securing at least one of the first and second interconnected flexible containers at first and second ends within the enclosed chamber of the housing;
varying the pressure within the chamber to establish a flow of biological fluid between the first and second interconnected flexible containers, including supplying fluid to or withdrawing fluid from the chamber by a pressure regulating mechanism coupled to the chamber; and
agitating the biological fluid in one of the first and second flexible containers placed in the enclosed chamber by moving the housing back and forth in an oscillatory fashion utilizing a motor coupled to the housing through a hollow shaft, the hollow shaft having a passage through which the pressure regulating mechanism is coupled to the chamber.
36. The method of claim 35 including varying the pressure responsive to a control mechanism.
37. The method of claim 36 wherein varying the pressure includes varying the pressure by a predetermined amount or at a predetermined rate.
38. The method of claim 36 wherein varying the pressure includes maintaining the pressure at a predetermined level.
39. The method of claim 35 wherein varying the pressure within the chamber establishes the flow of an additive solution between the first and second interconnected flexible containers.
40. The method of claim 35 wherein transporting the biological fluid includes transporting blood or a blood product.
41. The method of claim 35 further comprising equalizing the pressure between the chamber and the exterior of the housing before removing one of the first and second interconnected flexible containers from the chamber.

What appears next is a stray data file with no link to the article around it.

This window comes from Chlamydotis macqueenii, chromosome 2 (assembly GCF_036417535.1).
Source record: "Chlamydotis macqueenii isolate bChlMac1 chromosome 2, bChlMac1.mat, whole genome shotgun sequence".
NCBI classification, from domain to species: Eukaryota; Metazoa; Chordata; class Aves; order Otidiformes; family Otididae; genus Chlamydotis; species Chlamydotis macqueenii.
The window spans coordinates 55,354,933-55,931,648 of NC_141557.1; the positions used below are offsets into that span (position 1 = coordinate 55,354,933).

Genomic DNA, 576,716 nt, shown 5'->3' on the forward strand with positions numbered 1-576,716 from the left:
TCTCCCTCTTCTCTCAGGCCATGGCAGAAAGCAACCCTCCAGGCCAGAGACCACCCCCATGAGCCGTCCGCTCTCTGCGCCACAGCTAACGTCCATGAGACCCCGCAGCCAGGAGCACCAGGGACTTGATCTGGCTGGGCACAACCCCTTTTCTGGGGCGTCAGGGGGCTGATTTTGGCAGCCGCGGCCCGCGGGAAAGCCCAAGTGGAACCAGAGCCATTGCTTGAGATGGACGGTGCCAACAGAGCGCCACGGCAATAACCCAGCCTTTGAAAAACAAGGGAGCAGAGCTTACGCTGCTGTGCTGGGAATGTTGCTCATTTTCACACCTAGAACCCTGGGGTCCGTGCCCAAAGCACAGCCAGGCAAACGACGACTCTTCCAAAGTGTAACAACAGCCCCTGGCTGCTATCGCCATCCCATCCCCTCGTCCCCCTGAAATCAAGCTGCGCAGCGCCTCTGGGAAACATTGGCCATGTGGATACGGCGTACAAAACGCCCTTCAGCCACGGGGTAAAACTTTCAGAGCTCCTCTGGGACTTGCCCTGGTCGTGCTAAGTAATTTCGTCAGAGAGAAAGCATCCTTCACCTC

42. The method of claim 41 wherein equalizing the pressure includes operating a latch which connects a cover of the housing to a base of the housing.
43. The method of claim 42 including orienting the at least one of the first and second interconnected flexible containers for transporting one of supernatant and sediment layers of centrifuged whole blood.
44. The method of claim 43 wherein orienting includes orienting the at least one of the first and second interconnected flexible containers so that the tubing is in fluid communication with the sediment layer.
45. The method of claim 43 wherein orienting includes orienting the at least one of the first and second interconnected flexible containers so that the tubing is in fluid communication with the supernatant layer.
46. The method of claim 35 wherein agitating the biological fluid includes moving the enclosed chamber back and forth about a fixed point.
47. The method of claim 35 wherein agitating the biological fluid includes moving at least one of the first and second interconnected flexible containers circumferentially.
48. The method of claim 35, including monitoring the fluid transport through a transparent section of the housing.
49. The method of claim 35 wherein securing includes respectively coupling first and second ends of the at least one of the first and second interconnected flexible containers with first and second securing mechanisms.
50. The method of claim 35 wherein securing includes coupling first and second hooks to first and second ends of the at least one of the first and second interconnected flexible containers.
51. The method of claim 35 wherein transporting the biological fluid includes transporting the biological fluid from the first interconnected flexible container into the second interconnected flexible container and transporting the biological fluid from the second interconnected flexible container into the first interconnected flexible container.
52. The method of claim 35 wherein transporting the biological fluid includes transporting the biological fluid from one or more sterile blood collection bags.
53. An expressor for varying the amount of fluid in a variable-volume container connected to at least one conduit, the expressor comprising:
a housing defining an enclosed chamber which can accommodate the container, the housing having at least one opening through which the conduit can extend;
a pressure regulating mechanism coupled to the housing to vary the pressure of fluid in the chamber and thereby vary the volume of the container;
a casing;